The interplay of delay aversion, timing skills, and impulsivity in children experiencing attention-deficit/hyperactivity disorder (ADHD) symptoms

  • Friederike BlumeEmail author
  • Jan Kuehnhausen
  • Tilman Reinelt
  • Andrea Wirth
  • Wolfgang A. Rauch
  • Christina Schwenck
  • Caterina Gawrilow
Original Article


Impulsive behaviours occurring as a central deficit in connection with attention-deficit/hyperactivity disorder (ADHD) are associated with social and academic impairment in children. Whereas impulsivity was shown to be related to both delay aversion and deficient timing skills, the mutual relation between the latter two has hardly been investigated. The present study therefore examined the interplay of delay aversion, timing skills, and impulsivity in a sample of eighty-eight children aged between seven and fourteen, twenty-one of them diagnosed with ADHD. Children participated in a delay aversion and a tapping task, while parents reported about their impulsiveness. The results showed that both delay aversion and deficient timing skills were related to impulsivity. Contrasting prior assumptions, delay aversion and timing skills were also shown to be related, even when controlling for impulsivity. Implications for interventions aiming to reduce children’s impulsivity as well as methodological considerations regarding whether to view ADHD as a category or a continuum are discussed.


ADHD symptoms Dimensionality Delay aversion Timing skills Impulsivity 



We thank all research assistants of this project for their work.


This research was part of a larger project analysing correlates of decision-making in children with ADHD at the Center for Individual Development and Adaptive Education of Children at Risk (IDeA) in Frankfurt/Main, Germany, funded by the Hessian Initiative for the Development of Scientific and Economic Excellence (LOEWE). This research was furthermore funded by the LEAD Graduate School & Research Network [GSC1028], a project of the Excellence Initiative of the German federal and state governments.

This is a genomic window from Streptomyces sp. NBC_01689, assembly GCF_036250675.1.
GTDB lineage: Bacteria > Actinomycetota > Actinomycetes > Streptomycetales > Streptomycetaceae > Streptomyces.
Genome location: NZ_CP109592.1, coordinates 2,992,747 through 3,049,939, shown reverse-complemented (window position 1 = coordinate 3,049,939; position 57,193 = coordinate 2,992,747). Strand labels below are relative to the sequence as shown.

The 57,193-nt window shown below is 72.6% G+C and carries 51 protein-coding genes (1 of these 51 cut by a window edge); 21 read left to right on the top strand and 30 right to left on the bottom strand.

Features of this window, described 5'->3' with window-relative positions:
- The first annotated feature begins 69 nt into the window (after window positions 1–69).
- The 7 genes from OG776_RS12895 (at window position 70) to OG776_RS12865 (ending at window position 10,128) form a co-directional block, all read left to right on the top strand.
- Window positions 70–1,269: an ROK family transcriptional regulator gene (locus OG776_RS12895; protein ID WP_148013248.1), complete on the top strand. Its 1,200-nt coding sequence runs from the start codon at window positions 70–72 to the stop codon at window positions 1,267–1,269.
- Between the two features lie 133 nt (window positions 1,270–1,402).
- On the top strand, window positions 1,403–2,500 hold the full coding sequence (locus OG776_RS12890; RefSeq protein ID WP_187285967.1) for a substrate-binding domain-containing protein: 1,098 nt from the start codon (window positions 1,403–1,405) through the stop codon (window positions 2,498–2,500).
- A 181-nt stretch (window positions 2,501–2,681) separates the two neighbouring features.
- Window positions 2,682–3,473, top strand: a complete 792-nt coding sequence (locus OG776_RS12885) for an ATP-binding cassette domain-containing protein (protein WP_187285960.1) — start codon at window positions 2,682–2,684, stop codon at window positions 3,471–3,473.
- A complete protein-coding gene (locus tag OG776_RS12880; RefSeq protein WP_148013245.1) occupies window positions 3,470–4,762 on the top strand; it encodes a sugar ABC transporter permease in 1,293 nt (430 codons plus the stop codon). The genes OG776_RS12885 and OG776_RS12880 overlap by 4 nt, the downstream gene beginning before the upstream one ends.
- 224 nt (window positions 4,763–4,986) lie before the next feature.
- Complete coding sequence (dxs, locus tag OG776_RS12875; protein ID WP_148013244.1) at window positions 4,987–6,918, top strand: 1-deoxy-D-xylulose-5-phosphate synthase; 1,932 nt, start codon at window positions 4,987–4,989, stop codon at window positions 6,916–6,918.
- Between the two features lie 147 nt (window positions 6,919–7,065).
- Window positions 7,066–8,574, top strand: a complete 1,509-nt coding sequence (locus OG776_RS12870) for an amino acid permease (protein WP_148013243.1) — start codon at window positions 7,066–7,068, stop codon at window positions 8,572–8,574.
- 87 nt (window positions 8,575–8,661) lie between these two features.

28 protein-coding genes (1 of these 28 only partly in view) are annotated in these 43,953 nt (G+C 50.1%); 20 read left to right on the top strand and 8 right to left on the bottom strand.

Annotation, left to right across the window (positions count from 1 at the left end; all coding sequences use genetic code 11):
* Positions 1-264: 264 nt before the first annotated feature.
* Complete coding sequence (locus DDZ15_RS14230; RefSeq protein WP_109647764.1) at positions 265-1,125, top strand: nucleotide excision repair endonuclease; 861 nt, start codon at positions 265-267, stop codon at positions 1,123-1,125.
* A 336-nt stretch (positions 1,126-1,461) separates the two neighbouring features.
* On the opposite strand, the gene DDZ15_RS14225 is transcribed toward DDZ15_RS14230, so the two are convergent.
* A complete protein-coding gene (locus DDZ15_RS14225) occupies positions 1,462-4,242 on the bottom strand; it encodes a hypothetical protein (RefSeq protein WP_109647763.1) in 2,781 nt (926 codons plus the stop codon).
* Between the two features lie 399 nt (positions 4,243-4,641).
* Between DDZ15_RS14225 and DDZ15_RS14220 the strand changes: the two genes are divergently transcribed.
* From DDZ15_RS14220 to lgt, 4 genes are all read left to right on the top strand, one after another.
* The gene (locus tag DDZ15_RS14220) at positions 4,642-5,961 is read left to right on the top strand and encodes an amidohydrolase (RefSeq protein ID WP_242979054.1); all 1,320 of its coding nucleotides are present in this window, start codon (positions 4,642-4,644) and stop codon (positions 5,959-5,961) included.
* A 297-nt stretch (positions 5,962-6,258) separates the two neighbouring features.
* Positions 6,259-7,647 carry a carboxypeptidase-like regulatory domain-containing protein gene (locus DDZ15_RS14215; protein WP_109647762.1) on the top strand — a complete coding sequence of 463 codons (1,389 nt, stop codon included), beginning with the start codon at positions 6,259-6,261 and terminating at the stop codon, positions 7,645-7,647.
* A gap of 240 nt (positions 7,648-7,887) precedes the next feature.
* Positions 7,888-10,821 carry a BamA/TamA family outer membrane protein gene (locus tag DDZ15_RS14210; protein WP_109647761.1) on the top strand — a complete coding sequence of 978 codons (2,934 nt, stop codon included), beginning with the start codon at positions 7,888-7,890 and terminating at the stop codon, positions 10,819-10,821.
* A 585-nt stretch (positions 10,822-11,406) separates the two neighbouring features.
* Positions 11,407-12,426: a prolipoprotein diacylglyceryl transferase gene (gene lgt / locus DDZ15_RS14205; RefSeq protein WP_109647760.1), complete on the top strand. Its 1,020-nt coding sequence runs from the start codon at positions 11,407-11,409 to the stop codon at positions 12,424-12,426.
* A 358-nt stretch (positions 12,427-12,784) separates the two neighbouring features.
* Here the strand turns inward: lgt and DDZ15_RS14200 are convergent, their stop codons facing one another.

Compliance with ethical standards

Conflict of interest

There are no conflicts of interest to be declared by any author.


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Copyright information

© Springer-Verlag GmbH Austria, part of Springer Nature 2019

Authors and Affiliations

  1. 1.Department of Psychology, School PsychologyUniversity of TübingenTübingenGermany
  2. 2.LEAD Graduate School & Research NetworkUniversity of TübingenTübingenGermany
  3. 3.Center for Individual Development and Adaptive Education of Children at Risk (IDeA Center)DIPF | Leibniz Institute for Research and Information in EducationFrankfurt am MainGermany
  4. 4.Center for Clinical Psychology and RehabilitationUniversity of BremenBremenGermany
  5. 5.Department of Educational PsychologyGoethe UniversityFrankfurt am MainGermany
  6. 6.Department of Special Education, Psychology and DiagnosticsLudwigsburg University of EducationLudwigsburgGermany
  7. 7.Department of Educational and Clinical Child and Adolescent PsychologyJustus-Liebig-University of GießenGießenGermany

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